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Movie Review: “23 Blast” is an Inspiring Tale but a Disappointing Movie

Mark Hapka stars in “23 Blast”

Since Remember the Titans, there has yet to be  a movie based on a real football team or player that is  able to emotionally grab and thoroughly entertain an audience.  It’s a hard feat to accomplish, given that most of these true stories have an enriching plot but struggle to successfully translate their message.  Unfortunately, 23 Blast has fallen victim to this formula.

Based on the true story of Travis Freeman (Mark Hapka), a high school football star, who is suddenly stricken with irreversible total blindness.  Travis quickly assumes his life is over and begins to spend his days at home sulking.  Until one day, his former football coach (Stephen Lang) discovers a way to utilize the team’s key player.

This premise is undoubtedly uplifting.  The thought that a blind student could still play football and have the support of his team and town is incredibly moving.  But, when you choose to tell this story with a weak supporting cast, an unnecessary, forced love story, and an amateur screenplay, it will distract from your inspiring tale.

Though it’s not the best film to put on a resume, 23 Blast does feature a few stand out performances, beginning with their lead, Mark Hapka.  Known for his long running role in Days of Our Lives, Hapka proves that he can take on the big screen and has more to offer than dramatic stares.  He commits to his character and portrays a genuine personality that’s easy to like.  As for Bram Hoover, who plays Travis’ best friend and also co-wrote the script.  His first tackle at the big screen was an upsetting fumble.  The lack of development and cliché dialogue did no favors for the fairly, new actor.  Hoover’s attempt to shine as the supporting star was intercepted by Glee’s Max Adler, who starts as the film’s antagonist.  But like his character on Glee, he’s the bully who turns a new leaf.  There is a quality in both, Hapka and Adler that shows true potential for these talents.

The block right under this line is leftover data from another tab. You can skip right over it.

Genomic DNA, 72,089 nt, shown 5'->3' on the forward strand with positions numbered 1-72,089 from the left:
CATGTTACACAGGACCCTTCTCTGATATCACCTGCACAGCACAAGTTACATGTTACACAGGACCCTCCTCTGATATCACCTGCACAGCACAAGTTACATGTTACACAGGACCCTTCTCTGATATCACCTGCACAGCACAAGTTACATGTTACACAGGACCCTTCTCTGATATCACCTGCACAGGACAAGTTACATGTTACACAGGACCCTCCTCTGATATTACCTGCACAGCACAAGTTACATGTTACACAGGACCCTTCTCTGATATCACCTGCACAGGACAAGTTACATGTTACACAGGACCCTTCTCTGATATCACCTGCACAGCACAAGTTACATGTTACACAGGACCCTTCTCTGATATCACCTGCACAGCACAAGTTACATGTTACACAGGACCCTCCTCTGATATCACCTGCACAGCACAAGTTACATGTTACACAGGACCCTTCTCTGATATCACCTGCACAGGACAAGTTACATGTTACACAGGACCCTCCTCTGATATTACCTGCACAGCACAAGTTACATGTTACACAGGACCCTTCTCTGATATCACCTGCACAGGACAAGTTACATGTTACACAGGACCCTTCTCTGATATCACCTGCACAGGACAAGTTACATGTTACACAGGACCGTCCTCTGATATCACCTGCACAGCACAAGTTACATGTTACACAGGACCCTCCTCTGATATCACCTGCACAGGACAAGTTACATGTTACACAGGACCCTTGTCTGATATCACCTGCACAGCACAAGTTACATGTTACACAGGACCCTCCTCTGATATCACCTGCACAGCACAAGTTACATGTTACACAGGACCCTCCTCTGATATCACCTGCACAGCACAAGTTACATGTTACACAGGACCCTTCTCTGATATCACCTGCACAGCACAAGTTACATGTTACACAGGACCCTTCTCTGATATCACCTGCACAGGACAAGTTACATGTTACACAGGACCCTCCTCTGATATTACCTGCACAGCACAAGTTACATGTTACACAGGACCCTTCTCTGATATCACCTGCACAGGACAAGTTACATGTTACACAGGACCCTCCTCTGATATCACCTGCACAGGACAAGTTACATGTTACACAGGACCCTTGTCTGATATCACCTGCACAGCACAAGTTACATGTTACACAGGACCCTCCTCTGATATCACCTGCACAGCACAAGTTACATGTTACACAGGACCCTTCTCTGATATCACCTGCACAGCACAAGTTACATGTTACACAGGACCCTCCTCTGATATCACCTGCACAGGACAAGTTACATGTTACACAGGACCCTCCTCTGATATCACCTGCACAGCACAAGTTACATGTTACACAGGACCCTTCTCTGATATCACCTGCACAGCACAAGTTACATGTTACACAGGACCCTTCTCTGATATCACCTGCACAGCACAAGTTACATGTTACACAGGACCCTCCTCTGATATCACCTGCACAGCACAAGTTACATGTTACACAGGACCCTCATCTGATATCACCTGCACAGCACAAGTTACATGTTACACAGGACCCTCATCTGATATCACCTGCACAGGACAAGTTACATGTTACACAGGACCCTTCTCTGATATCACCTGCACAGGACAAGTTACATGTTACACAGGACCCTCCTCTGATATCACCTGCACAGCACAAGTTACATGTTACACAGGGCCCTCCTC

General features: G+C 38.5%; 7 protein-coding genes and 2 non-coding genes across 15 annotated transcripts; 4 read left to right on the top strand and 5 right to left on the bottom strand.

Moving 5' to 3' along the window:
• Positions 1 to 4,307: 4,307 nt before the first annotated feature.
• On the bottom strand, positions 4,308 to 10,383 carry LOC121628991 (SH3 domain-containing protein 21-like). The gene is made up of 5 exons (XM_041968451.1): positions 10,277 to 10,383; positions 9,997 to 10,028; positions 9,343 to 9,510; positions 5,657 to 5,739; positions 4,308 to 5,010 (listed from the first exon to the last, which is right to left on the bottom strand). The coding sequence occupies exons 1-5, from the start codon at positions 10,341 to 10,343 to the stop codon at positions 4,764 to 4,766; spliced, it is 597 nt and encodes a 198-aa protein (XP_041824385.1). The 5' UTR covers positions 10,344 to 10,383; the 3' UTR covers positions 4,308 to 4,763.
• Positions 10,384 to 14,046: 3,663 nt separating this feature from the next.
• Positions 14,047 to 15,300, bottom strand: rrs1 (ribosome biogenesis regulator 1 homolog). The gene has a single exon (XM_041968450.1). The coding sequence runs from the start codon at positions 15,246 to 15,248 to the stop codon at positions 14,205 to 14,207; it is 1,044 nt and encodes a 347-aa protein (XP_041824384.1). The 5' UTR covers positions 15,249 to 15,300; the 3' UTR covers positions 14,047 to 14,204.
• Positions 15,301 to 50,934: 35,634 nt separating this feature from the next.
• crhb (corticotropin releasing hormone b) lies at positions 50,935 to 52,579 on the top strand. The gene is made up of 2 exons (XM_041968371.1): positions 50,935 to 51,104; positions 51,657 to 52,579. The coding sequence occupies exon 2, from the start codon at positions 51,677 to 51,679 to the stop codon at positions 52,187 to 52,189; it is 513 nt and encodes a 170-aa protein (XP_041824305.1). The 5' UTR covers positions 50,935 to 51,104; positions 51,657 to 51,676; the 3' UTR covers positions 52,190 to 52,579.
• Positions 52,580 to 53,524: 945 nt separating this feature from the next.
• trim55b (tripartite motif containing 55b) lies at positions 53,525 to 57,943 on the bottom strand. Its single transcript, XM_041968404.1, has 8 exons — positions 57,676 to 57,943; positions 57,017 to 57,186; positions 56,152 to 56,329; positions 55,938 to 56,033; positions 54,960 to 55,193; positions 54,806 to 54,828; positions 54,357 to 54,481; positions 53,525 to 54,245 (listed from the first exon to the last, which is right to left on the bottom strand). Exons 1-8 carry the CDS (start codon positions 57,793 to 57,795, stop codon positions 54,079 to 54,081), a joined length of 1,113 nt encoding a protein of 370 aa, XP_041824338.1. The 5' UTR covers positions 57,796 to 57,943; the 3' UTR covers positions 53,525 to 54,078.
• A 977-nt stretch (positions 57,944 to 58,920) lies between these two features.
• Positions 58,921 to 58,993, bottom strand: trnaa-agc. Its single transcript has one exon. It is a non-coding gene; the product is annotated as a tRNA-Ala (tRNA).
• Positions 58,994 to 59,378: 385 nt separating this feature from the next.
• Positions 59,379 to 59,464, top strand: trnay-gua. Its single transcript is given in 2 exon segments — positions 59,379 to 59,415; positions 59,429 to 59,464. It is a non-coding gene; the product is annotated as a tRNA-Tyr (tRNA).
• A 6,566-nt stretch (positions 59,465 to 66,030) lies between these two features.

23 Blast offers a remarkable story that is trying to stay afloat from its sinking surroundings.

23 Blast hits theaters October 24.

Rating: 2/5

“23 Blast” Official Trailer HD

Interview: Director Thomas Carter discusses new film, “When the Game Stands Tall”

When the Game Stands Tall is inspired by the true story of celebrated football coach Bob Ladouceur (Jim Caviezel), and the personal trials he endured while leading the De La Salle High School Spartans on a remarkable 151-game winning streak.  But, this film isn’t about a high school football team wanting to win.   It’s about being able to accept their losses and learning that there is much more to life.

I got a chance to sit down with director Thomas Carter (Coach Carter) talk about his new movie, his fears, and the other films that have given him inspiration.

There’s a great part when the Spartans play Poly and the quarterback, Chris Ryan, gets injured.  And he tells his team mate, “The only way I’m leaving this game is on a stretcher.”  What’s something for you that you would have to be practically dying for you to miss out on it?